What I didn’t know until recently was what happened at the White House when you did that performance again (for Ronald Reagan’s inauguration in 1981) and they cut off the end of it. The heartbreak must have been immense.
I really felt that it was important, especially for the President at that time and the nation to see what we had to clean up in this country. We still have a long way to go, but in those days I was promised that the entire piece would be shown, and they cut it in half. So the nation, the world, only saw me doing the buffoonery. … We were denied the opportunity to read in this country. My great-grandfather, who was a slave, he was working on a house. He was standing on the roof of the master’s house, listening to the white people read the Bible, and he would sit by the fire when they all went to sleep and he taught himself to read that way. He would look at the pages and he’d remember the words so he could put them together. We are a magnificent people with a magnificent heritage, as all Americans are.
I saw Roots: The Next Generations before I saw Roots, so I saw the scene where your son, Tom, played by vastly underappreciated Georg Stanford Brown, is forced to read before he’s allowed to vote. That stuck with me. What they call “woke” now, Roots was the beginning of that.
It was, it was.
And that was your first role as an actor where you played a dad. You’ve been playing fathers so much lately. You were Chris Rock’s dad (Top Five), Will Smith’s dad (Fresh Prince of Bel Air), Wayne Brady’s dad (How I Met Your Mother) and recently Queen Latifah’s dad (Star). That’s a lot of dadding.
(laughs) That’s a lot of dads.
You’re the go-to dad. Everybody wants Ben Vereen for a dad. Which dad did you like playing most?
(laughs) I’ve got to tell you, I really have to thank Will Smith. I enjoyed them all, but Will Smith … I had just had an accident in ’92, and my body was pretty broken. The doctor said I wouldn’t be doing what I’m doing today, according to their knowledge. They look at the physical body instead of the spiritual body, and they said “It’ll be three years before you walk again.” And I was blessed that 10 months later, I would walk onstage in Jelly’s Last Jam. I was invited to do the show with Gregory Hines. While I was doing the show two things happened. Will Smith called and asked me to come out and play his dad. Recently on Father’s Day of this year, he tweeted to thank Lou, the character I played. He said “We much understand our fathers. Happy Fathers Day, Lou.” I was so touched. And then after that, Levar Burton (who played Kunta Kinte, Chicken George’s grandfather in Roots) called me to play his dad in Star Trek: The Next Generation!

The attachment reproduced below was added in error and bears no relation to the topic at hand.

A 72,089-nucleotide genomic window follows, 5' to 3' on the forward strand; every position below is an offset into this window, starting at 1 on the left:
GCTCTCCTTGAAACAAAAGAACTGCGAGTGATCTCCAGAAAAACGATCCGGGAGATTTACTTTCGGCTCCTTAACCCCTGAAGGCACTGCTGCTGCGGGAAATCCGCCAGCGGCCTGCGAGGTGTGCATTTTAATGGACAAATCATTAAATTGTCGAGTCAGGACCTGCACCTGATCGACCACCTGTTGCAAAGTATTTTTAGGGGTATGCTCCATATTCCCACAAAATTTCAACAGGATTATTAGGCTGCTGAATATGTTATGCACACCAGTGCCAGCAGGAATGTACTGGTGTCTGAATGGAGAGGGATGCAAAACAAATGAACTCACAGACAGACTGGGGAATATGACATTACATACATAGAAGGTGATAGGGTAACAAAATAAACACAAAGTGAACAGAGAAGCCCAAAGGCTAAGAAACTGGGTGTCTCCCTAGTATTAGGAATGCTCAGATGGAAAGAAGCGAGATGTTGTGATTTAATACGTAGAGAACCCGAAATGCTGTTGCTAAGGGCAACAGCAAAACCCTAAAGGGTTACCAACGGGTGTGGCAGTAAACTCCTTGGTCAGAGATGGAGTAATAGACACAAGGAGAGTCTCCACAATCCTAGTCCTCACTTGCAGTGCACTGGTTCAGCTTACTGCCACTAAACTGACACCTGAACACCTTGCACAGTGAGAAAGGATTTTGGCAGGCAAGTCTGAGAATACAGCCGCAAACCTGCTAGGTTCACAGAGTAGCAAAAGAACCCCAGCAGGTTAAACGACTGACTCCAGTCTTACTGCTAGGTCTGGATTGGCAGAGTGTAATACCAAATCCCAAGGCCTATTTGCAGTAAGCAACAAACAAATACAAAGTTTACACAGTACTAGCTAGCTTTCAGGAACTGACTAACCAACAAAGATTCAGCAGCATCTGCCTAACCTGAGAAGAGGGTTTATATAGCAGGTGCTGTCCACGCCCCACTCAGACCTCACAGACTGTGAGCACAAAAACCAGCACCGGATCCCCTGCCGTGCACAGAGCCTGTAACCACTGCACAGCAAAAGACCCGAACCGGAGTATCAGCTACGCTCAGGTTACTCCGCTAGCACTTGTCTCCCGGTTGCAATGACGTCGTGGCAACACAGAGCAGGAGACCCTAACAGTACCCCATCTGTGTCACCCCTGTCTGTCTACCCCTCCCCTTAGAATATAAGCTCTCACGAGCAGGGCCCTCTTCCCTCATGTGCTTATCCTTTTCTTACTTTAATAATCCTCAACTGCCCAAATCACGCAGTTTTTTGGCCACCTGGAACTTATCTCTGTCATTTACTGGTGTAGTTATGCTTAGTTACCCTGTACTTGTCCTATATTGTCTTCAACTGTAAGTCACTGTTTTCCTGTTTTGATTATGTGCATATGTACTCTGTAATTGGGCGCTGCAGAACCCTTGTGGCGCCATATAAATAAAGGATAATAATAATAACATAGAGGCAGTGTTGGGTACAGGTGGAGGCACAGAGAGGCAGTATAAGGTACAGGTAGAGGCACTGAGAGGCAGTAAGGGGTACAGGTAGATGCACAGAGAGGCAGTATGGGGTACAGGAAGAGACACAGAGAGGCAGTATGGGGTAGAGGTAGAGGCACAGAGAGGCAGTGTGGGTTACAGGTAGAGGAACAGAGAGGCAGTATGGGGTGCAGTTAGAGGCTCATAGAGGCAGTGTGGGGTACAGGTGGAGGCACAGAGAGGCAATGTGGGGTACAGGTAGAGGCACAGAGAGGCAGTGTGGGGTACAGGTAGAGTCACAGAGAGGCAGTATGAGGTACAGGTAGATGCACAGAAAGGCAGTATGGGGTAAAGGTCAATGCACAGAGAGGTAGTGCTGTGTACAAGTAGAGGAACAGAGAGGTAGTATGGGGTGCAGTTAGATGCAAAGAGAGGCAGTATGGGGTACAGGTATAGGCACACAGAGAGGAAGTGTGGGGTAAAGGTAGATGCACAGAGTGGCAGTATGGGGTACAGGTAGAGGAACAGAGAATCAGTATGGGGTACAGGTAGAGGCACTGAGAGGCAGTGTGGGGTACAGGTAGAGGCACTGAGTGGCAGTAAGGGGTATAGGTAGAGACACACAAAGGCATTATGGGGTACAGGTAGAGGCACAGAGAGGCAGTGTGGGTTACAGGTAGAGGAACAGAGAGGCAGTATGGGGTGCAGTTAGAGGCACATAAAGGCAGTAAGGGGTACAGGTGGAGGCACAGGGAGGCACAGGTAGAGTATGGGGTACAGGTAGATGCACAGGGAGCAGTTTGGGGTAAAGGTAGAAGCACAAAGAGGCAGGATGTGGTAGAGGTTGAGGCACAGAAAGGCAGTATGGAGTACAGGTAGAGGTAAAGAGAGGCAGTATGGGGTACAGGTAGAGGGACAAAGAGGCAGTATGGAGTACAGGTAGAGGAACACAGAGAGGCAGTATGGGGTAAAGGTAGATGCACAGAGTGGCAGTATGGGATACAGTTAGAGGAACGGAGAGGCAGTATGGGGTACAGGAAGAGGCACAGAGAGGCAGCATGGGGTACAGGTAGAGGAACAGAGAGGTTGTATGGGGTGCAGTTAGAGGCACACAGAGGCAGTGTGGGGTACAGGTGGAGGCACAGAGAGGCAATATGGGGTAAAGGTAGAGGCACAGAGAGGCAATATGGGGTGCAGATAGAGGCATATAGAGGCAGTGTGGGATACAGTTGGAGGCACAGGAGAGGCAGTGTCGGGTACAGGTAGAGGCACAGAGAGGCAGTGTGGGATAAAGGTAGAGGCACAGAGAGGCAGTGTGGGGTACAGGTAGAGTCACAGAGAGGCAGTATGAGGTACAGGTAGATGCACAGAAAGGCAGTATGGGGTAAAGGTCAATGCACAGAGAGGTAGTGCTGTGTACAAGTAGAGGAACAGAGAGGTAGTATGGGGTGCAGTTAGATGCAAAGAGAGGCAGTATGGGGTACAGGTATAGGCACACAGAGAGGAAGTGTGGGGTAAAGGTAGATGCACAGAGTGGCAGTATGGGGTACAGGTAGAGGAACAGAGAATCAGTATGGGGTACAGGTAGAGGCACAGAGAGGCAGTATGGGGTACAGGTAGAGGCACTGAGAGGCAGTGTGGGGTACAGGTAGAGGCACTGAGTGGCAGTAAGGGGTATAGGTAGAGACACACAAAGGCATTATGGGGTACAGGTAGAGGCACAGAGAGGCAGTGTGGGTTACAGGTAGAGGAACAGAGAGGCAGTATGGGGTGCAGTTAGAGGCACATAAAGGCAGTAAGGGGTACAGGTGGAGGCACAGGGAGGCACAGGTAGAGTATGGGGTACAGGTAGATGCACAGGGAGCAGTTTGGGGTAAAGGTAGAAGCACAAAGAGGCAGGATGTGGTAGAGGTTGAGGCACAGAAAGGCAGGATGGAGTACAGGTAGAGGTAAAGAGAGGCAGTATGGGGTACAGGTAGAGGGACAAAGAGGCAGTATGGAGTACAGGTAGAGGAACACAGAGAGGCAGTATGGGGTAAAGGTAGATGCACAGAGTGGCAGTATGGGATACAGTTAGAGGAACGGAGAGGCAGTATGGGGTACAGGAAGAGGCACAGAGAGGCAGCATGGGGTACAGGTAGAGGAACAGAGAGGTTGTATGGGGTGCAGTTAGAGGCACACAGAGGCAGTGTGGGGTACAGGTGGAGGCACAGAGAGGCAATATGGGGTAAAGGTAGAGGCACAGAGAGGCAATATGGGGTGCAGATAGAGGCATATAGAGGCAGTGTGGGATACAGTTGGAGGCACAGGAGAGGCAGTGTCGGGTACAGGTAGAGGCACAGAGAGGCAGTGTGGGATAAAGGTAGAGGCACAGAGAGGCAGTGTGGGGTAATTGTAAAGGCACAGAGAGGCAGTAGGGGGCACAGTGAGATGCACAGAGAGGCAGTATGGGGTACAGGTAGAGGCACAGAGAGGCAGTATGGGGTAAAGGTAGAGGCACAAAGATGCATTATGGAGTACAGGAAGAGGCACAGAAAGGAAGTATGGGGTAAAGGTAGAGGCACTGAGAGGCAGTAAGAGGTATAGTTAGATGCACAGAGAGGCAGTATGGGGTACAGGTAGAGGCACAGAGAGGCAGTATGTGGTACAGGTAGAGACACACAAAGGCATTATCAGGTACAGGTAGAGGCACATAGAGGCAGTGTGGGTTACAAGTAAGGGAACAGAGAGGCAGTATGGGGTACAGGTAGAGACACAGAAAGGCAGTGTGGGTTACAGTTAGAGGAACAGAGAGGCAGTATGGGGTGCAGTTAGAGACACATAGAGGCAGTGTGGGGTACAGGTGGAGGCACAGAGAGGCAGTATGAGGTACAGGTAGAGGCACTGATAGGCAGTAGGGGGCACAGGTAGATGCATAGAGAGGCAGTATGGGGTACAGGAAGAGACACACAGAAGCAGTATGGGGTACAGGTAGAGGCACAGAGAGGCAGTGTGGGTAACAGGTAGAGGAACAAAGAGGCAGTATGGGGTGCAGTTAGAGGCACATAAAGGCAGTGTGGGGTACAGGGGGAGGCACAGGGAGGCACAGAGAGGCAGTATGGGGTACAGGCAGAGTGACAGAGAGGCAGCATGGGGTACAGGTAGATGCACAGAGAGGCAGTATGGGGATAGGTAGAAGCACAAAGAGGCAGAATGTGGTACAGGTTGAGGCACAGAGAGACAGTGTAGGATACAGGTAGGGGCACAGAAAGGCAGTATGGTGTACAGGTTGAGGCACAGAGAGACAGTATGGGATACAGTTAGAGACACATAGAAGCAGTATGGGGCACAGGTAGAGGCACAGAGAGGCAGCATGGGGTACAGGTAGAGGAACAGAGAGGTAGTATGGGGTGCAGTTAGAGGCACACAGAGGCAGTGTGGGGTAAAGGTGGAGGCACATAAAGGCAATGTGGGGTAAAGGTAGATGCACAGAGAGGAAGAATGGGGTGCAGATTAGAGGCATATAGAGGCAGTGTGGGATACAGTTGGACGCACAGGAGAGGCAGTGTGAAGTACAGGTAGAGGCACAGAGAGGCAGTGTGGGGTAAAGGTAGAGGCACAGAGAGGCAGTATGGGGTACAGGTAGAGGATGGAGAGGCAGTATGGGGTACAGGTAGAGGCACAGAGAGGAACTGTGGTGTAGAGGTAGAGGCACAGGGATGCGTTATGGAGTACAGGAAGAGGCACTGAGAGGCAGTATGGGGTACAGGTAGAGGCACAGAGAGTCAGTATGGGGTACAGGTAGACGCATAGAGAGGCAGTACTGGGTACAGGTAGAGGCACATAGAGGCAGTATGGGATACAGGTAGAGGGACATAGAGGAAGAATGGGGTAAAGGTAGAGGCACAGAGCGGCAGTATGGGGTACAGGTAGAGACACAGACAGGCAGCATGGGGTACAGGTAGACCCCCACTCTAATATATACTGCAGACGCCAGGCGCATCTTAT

You either play fathers or mentors. I enjoyed your performance in Sneaky Pete. That scene where you’re walking on the sidewalk and you transition from the elderly magician’s walk to the Ben Vereen walk before getting into an expensive sports car. That was really done well.
With Giovanni (Ribisi), yes! That was a fun scene, thank you.
Sammy Davis was a mentor to you. Do you have that kind of relationship with Usher? I understand you’re his godfather.
Yes, as a matter of fact my daughter brought Usher to me. My daughter, Karon Davis, she has a museum in Los Angeles that’s called The Underground Museum. She’s getting bigger than I am. My God, she had a full page in the Los Angeles Times. I’ve never had a full page in the Los Angeles Times! She’s doing fantastic. Well, she discovered Usher. He sort of came around, and next thing I know all my dance tapes were going off the shelves. I said, “Where are my tapes of my shows?” Usher had them. And so he became my godson.
So he’s doing your moves.
Sammy was my mentor but Sammy was everybody’s mentor, ’cause nobody could do it like Sammy Davis Jr. to this day. Nobody does it like Sammy Davis Jr. And I had the honor and the privilege for him to call me friend. You know what a blessing that was … is? I actually pay tribute to him in my show. I want to keep his name out there. We must hold up our heroes, and the people on whose backs we stand.